University of Florida College of Public Health and Health Professions faculty members Dr. Dawn Bowers and Dr. Linda Cottler are among four UF researchers to receive Ed and Ethel Moore Alzheimer’s Disease Research Program grants from the Florida Department of Health. Together, they have been awarded almost $850,000 to better understand the cause of Alzheimer’s disease, develop new treatments and improve participation in clinical trials.
[Photo: Grant recipients include Dr. Ann Horgas, Dr. Meredith Wicklund, Dr. Dawn Bowers and Dr. Linda Cottler]
To treat people with mild cognitive impairment, Dr. Bowers, a professor in the PHHP department of clinical and health psychology, will research the effectiveness of a novel, innovative therapy.
The study will evaluate if red and near-infrared light stimulation can help treat memory problems in patients with early signs of dementia. This type of stimulation improves the function of mitochondria — the organelles within the cell that produce energy — by promoting increased metabolism and blood flow and by increasing the ability of genes to process oxidative stress. Recent studies using this technique have found a reduction in the plaques and tangles in mice expected to develop Alzheimer’s disease. Researchers hope the technique could help improve cognitive function for those with Alzheimer’s.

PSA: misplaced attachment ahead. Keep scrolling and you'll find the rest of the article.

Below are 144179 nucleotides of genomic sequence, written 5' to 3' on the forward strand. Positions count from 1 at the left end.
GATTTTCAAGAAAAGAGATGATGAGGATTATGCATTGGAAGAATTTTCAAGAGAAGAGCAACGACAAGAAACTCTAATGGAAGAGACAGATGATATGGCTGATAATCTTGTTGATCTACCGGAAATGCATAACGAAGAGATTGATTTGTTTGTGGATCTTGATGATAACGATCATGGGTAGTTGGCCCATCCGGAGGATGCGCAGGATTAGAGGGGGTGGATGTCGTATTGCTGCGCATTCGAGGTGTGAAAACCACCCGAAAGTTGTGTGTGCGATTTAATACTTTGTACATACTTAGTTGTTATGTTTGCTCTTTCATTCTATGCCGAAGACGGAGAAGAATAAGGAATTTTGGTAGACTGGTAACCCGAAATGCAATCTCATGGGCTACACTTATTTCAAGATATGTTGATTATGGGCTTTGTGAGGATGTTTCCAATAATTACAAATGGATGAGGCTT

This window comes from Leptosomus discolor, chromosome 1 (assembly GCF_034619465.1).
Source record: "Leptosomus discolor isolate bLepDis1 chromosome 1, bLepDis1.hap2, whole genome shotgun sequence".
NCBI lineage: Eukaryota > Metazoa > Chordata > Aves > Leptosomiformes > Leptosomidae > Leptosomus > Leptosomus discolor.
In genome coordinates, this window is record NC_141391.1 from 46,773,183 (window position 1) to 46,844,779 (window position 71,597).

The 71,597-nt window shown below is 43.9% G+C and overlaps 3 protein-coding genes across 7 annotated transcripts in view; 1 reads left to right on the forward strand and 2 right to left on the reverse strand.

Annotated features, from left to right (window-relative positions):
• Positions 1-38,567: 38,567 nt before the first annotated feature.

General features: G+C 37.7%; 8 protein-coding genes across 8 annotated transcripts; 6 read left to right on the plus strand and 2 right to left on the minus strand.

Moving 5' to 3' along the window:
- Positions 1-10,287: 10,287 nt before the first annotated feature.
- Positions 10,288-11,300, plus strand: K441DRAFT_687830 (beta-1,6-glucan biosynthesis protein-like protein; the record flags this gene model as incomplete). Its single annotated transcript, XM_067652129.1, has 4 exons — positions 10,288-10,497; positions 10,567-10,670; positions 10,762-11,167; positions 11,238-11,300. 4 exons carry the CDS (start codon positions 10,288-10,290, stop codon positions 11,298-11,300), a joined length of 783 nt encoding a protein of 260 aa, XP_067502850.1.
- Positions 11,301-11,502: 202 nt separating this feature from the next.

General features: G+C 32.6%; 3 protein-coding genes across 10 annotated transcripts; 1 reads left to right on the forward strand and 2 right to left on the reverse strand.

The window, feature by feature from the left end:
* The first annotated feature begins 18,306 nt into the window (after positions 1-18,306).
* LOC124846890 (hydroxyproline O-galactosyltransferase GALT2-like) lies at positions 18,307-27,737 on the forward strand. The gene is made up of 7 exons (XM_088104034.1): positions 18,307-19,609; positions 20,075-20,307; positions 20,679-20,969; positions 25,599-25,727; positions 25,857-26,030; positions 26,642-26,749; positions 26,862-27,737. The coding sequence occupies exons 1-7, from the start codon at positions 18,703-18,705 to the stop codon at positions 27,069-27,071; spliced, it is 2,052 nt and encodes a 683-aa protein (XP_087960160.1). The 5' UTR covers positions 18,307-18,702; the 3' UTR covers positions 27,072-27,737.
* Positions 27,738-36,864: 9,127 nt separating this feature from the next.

Dr. Cottler, chair of the department of epidemiology in the College of Public Health and Health Professions and the College of Medicine and PHHP’s associate dean for research, will lead a project to ensure people with Alzheimer’s are included in medical research and outreach programs. Her goal is to connect people with early memory impairment to UF HealthStreet, a program she created that connects Floridians to research opportunities.
The grant will allow HealthStreet’s community-engagement model to be expanded to 17 Florida counties where Alzheimer’s mortality rates are highest. Because older adults are often underrepresented in research, HealthStreet will make research opportunities more accessible and available for them.
Link to full story: http://post.health.ufl.edu/2016/08/09/a-four-pronged-approach/